We all have a father, and regardless of whether he was present or absent, affectionate or distant, tender or tough or worse, he has shaped us far more than we often realize. In painful cases, more than we want.
Our earthly fathers not only shape who we are — how we think, and feel, and behave, and love — but they also inevitably alter, for better or for worse, how we think, feel, behave, and love toward God. The fatherhood of God may sound like a tangled and confusing blessing for those who have not had a good father. Even for those, like me, who have had a wonderful father, our relationship to him is worlds apart from the one we have in heaven.
Among the persons of the Trinity, we tend to focus on the distinctiveness of the Son and Spirit, but what a wonder that God was never only God, but also always Father. Michael Reeves writes,
The fact that Jesus is “the Son” really says it all. Being a Son means he has a Father. . . . That is who God has revealed himself to be: not first and foremost Creator or Ruler, but Father. . . . He is Father. All the way down. Thus all that he does he does as Father. That is who he is. He creates as a Father and he rules as a Father. (Delighting in the Trinity, 21–23)
“If God has given you a love for his Son, he has set his love on you as a Father.”
Before there were fathers, there was the Father (Ephesians 3:14–15). And if you will have him, through faith in his Son, then like the Son, you too have a truly good Father — more loving than any good father, more powerful than any ruler or authority, more generous than money can measure, who counsels and exhorts us with all wisdom, listens to our prayers with all patience, and sacrifices, at infinite cost to himself, for our good.
Many of us simply have no idea how to have a Father in heaven. We know to pray, “Our Father who art in heaven. . . .” but we still pray (and feel) as if he’s galaxies away. We know God is sovereign, righteous, all-wise, just, and even merciful, but we struggle to believe he could be that personal — like a father would be to his own child. Some of us are uncomfortable in prayer not because we haven’t learned enough about prayer, but because we’ve never learned what it means to truly be a child of God.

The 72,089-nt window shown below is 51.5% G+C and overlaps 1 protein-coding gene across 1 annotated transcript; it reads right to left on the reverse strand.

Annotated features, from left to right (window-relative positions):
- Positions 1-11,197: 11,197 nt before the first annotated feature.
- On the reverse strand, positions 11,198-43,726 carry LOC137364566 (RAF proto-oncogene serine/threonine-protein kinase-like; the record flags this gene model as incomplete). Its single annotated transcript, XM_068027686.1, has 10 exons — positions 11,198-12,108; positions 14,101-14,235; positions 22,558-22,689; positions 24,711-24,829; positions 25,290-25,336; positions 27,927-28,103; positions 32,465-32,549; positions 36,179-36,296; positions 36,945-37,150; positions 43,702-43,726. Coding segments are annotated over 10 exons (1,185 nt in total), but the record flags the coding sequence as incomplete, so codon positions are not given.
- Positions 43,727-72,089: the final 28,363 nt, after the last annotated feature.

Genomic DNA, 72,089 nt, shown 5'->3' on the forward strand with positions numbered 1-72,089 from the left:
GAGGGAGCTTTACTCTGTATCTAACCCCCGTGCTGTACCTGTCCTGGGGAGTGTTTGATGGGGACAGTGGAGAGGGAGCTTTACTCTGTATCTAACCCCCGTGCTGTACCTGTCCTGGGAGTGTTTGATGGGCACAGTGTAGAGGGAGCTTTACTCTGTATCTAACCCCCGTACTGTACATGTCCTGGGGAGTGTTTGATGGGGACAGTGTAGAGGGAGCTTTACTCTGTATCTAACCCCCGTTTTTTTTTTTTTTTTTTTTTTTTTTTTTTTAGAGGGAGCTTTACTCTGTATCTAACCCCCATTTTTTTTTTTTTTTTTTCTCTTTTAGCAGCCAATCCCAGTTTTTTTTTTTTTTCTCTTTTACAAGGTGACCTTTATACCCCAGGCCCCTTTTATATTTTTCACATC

We are not, however, alone as children of God. Jesus is not merely Wonderful Counselor, Mighty God, Everlasting Father, Prince of Peace, but he is also Son. All the way down. All he does and says, he does and says as the Son of God — teaching us what it means to be loved by God the Father.
The Happy Father
Whatever you may suspect about the heart of God toward you — because of bad experiences with your father, because of lingering shame about your past sins, because of your own failures as a father, because of your fears about the future — the God of heaven is an affectionate Father. He is happy and loving. As soon as Jesus begins revealing who is he, the Father roars with joy from the clouds,
This is my beloved Son, with whom I am well pleased. (Matthew 3:17)
And then he repeats himself on the mountain (Matthew 17:5). The Father did not tire expressing his deep and abiding delight in this Son — even though he had loved him long before he formed the earth. Jesus prays, “Father, I desire that they also, whom you have given me, may be with me where I am, to see my glory that you have given me because you loved me before the foundation of the world” (John 17:24).
“Understanding the fatherhood of God begins with learning to be truly, extravagantly, tenaciously loved — by God.”
We might think, Well, of course the Father would love Jesus, because he’s Jesus. But if you believe in Jesus, you are now in Jesus — not figuratively or hypothetically, but genuinely. If you are in Christ, God sees you in Christ. While the clouds may be silent for now, the cross shouts all the more loudly. “In this is love, not that we have loved God but that he loved us and sent his Son to be the propitiation for our sins” (1 John 4:10). If God has given you a love for his Son, he has set his love on you as a Father. Jesus says, “The Father himself loves you, because you have loved me and have believed that I came from God” (John 16:27).